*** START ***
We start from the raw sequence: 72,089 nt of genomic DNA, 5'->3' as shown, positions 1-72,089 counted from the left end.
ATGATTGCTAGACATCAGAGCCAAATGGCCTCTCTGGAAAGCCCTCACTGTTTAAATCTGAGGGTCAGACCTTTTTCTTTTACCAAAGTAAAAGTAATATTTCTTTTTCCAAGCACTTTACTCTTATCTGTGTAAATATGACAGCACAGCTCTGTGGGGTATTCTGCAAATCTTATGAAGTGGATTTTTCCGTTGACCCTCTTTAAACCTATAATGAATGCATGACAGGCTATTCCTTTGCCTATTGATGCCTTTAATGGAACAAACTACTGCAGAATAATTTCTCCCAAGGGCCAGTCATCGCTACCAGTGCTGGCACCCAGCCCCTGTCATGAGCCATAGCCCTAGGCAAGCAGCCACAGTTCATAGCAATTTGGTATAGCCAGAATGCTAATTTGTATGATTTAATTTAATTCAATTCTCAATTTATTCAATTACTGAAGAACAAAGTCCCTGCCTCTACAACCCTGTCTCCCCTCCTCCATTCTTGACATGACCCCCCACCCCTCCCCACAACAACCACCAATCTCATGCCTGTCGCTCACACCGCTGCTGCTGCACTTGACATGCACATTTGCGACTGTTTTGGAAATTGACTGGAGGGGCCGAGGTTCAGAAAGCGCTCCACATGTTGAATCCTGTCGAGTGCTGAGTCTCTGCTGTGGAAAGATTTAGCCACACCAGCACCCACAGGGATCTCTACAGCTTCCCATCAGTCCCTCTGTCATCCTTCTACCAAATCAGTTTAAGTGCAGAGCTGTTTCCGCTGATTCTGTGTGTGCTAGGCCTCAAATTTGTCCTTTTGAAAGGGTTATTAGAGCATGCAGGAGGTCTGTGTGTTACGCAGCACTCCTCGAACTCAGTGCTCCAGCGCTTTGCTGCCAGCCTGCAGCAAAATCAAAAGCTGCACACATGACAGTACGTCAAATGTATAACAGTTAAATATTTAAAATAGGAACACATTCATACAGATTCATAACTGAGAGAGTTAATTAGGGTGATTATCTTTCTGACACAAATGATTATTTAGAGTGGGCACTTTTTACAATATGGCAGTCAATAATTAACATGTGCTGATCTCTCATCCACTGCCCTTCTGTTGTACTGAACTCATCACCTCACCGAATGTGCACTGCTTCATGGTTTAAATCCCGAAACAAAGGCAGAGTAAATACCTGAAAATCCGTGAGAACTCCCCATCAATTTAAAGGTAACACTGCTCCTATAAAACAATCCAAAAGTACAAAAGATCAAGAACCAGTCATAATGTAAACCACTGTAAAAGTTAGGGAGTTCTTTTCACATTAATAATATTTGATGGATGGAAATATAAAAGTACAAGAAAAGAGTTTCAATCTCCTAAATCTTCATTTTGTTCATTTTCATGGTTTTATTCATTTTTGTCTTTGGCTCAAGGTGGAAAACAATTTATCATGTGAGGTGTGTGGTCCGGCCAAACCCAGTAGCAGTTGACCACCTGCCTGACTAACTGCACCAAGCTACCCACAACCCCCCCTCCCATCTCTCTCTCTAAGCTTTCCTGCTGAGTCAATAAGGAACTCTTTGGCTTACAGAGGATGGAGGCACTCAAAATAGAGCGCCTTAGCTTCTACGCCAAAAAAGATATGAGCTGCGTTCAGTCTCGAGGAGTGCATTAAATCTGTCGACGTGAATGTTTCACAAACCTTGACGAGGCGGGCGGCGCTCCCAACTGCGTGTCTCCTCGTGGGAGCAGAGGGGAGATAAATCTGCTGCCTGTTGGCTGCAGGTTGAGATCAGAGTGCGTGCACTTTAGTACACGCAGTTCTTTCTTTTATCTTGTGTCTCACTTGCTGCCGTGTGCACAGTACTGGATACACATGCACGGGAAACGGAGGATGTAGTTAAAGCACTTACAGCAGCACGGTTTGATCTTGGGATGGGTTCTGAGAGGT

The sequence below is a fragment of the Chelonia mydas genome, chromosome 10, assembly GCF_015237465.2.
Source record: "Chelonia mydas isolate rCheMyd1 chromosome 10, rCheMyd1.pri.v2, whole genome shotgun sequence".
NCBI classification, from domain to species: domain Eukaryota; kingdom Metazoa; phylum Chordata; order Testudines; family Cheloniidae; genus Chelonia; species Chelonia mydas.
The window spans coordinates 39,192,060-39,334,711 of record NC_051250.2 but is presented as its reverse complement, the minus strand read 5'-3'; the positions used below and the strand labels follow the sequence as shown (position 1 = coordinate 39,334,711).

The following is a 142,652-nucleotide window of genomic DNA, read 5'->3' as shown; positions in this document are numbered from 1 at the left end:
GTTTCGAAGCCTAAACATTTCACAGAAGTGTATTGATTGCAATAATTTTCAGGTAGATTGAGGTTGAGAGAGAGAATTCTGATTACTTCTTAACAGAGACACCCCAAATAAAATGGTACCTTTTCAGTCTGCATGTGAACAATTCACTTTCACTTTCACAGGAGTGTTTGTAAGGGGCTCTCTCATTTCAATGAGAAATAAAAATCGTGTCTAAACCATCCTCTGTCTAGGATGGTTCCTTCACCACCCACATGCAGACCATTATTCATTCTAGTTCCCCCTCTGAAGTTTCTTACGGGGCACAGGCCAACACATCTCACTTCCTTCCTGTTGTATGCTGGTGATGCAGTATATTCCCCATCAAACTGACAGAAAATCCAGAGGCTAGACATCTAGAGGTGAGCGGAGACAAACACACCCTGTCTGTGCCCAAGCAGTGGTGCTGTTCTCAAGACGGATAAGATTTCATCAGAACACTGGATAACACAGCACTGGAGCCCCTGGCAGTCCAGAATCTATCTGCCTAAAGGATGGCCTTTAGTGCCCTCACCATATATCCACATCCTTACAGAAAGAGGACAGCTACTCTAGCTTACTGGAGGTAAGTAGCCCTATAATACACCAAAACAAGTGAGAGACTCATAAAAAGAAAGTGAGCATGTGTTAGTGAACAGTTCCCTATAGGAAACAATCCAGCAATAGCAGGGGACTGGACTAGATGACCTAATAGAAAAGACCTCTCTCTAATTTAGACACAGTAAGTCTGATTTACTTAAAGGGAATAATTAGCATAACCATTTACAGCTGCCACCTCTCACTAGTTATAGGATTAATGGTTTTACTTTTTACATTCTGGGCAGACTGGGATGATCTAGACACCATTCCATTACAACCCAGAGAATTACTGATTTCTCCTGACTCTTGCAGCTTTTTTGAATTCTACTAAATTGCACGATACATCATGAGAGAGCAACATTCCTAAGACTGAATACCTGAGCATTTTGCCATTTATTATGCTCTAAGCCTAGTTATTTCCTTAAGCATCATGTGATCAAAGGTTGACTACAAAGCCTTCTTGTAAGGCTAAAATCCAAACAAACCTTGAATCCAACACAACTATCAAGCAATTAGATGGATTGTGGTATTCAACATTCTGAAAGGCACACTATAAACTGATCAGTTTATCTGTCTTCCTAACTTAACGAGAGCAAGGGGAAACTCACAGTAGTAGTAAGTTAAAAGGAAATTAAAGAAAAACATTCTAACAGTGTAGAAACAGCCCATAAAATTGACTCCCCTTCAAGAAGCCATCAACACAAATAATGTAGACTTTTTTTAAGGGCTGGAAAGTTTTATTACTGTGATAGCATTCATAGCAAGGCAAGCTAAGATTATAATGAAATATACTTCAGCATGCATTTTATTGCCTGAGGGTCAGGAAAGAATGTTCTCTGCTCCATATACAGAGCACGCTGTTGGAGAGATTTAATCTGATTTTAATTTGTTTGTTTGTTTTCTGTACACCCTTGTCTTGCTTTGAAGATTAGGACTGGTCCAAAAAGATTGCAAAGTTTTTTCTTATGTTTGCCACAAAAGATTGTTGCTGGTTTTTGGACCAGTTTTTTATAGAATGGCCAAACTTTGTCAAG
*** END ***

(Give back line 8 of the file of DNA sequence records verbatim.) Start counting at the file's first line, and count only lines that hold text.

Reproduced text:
GTTTCGAAGCCTAAACATTTCACAGAAGTGTATTGATTGCAATAATTTTCAGGTAGATTGAGGTTGAGAGAGAGAATTCTGATTACTTCTTAACAGAGACACCCCAAATAAAATGGTACCTTTTCAGTCTGCATGTGAACAATTCACTTTCACTTTCACAGGAGTGTTTGTAAGGGGCTCTCTCATTTCAATGAGAAATAAAAATCGTGTCTAAACCATCCTCTGTCTAGGATGGTTCCTTCACCACCCACATGCAGACCATTATTCATTCTAGTTCCCCCTCTGAAGTTTCTTACGGGGCACAGGCCAACACATCTCACTTCCTTCCTGTTGTATGCTGGTGATGCAGTATATTCCCCATCAAACTGACAGAAAATCCAGAGGCTAGACATCTAGAGGTGAGCGGAGACAAACACACCCTGTCTGTGCCCAAGCAGTGGTGCTGTTCTCAAGACGGATAAGATTTCATCAGAACACTGGATAACACAGCACTGGAGCCCCTGGCAGTCCAGAATCTATCTGCCTAAAGGATGGCCTTTAGTGCCCTCACCATATATCCACATCCTTACAGAAAGAGGACAGCTACTCTAGCTTACTGGAGGTAAGTAGCCCTATAATACACCAAAACAAGTGAGAGACTCATAAAAAGAAAGTGAGCATGTGTTAGTGAACAGTTCCCTATAGGAAACAATCCAGCAATAGCAGGGGACTGGACTAGATGACCTAATAGAAAAGACCTCTCTCTAATTTAGACACAGTAAGTCTGATTTACTTAAAGGGAATAATTAGCATAACCATTTACAGCTGCCACCTCTCACTAGTTATAGGATTAATGGTTTTACTTTTTACATTCTGGGCAGACTGGGATGATCTAGACACCATTCCATTACAACCCAGAGAATTACTGATTTCTCCTGACTCTTGCAGCTTTTTTGAATTCTACTAAATTGCACGATACATCATGAGAGAGCAACATTCCTAAGACTGAATACCTGAGCATTTTGCCATTTATTATGCTCTAAGCCTAGTTATTTCCTTAAGCATCATGTGATCAAAGGTTGACTACAAAGCCTTCTTGTAAGGCTAAAATCCAAACAAACCTTGAATCCAACACAACTATCAAGCAATTAGATGGATTGTGGTATTCAACATTCTGAAAGGCACACTATAAACTGATCAGTTTATCTGTCTTCCTAACTTAACGAGAGCAAGGGGAAACTCACAGTAGTAGTAAGTTAAAAGGAAATTAAAGAAAAACATTCTAACAGTGTAGAAACAGCCCATAAAATTGACTCCCCTTCAAGAAGCCATCAACACAAATAATGTAGACTTTTTTTAAGGGCTGGAAAGTTTTATTACTGTGATAGCATTCATAGCAAGGCAAGCTAAGATTATAATGAAATATACTTCAGCATGCATTTTATTGCCTGAGGGTCAGGAAAGAATGTTCTCTGCTCCATATACAGAGCACGCTGTTGGAGAGATTTAATCTGATTTTAATTTGTTTGTTTGTTTTCTGTACACCCTTGTCTTGCTTTGAAGATTAGGACTGGTCCAAAAAGATTGCAAAGTTTTTTCTTATGTTTGCCACAAAAGATTGTTGCTGGTTTTTGGACCAGTTTTTTATAGAATGGCCAAACTTTGTCAAG